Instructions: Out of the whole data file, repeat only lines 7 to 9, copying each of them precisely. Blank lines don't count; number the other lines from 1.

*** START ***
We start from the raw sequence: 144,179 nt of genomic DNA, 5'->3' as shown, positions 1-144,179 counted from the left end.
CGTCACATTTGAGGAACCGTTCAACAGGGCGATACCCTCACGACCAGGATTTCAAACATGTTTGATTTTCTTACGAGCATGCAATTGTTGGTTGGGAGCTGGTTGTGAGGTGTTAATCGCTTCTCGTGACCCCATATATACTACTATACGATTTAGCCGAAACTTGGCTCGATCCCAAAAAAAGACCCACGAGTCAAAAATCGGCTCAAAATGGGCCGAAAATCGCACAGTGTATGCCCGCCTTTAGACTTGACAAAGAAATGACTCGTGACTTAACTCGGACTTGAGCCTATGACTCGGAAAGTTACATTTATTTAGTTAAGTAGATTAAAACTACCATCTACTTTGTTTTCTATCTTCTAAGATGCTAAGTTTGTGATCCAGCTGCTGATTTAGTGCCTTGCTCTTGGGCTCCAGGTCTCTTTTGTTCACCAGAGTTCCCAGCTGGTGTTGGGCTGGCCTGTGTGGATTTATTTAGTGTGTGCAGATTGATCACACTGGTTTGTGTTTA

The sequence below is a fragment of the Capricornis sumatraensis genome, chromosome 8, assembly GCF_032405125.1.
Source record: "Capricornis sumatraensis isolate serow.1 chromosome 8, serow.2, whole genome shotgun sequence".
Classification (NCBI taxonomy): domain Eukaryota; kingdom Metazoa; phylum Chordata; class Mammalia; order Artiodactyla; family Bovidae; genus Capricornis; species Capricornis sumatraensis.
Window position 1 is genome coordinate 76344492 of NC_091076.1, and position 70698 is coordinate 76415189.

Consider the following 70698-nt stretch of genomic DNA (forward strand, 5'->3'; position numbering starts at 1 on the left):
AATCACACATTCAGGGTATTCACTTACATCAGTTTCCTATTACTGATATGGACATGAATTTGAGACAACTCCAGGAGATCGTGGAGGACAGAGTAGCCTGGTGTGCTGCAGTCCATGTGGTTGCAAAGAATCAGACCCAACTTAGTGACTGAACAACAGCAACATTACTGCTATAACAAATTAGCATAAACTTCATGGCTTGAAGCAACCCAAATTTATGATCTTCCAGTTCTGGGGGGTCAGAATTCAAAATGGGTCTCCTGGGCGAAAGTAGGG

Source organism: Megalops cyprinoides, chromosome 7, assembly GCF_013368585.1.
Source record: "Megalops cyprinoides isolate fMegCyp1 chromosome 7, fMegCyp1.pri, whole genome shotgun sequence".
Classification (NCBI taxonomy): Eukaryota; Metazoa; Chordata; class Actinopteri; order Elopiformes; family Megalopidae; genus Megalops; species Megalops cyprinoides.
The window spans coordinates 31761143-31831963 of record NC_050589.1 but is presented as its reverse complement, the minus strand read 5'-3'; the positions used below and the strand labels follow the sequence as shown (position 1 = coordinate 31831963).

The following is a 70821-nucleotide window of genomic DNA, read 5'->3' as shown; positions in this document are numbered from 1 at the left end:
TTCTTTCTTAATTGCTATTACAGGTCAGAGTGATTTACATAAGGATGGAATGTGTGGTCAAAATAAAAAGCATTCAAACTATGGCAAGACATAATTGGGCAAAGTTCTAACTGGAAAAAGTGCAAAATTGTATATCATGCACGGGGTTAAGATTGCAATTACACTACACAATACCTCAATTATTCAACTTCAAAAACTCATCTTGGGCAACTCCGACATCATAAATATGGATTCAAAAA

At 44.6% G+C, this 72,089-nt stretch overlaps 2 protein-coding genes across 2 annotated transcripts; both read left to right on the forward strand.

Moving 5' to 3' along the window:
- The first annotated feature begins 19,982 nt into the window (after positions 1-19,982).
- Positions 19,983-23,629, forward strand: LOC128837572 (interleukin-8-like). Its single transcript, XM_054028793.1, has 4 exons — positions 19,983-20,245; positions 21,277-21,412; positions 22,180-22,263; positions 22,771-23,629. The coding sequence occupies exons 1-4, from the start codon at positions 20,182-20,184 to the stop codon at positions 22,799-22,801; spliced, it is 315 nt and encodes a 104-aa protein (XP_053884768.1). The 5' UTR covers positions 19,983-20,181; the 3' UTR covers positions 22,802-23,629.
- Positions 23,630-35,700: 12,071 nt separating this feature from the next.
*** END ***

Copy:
Consider the following 70698-nt stretch of genomic DNA (forward strand, 5'->3'; position numbering starts at 1 on the left):
AATCACACATTCAGGGTATTCACTTACATCAGTTTCCTATTACTGATATGGACATGAATTTGAGACAACTCCAGGAGATCGTGGAGGACAGAGTAGCCTGGTGTGCTGCAGTCCATGTGGTTGCAAAGAATCAGACCCAACTTAGTGACTGAACAACAGCAACATTACTGCTATAACAAATTAGCATAAACTTCATGGCTTGAAGCAACCCAAATTTATGATCTTCCAGTTCTGGGGGGTCAGAATTCAAAATGGGTCTCCTGGGCGAAAGTAGGG

Source organism: Megalops cyprinoides, chromosome 7, assembly GCF_013368585.1.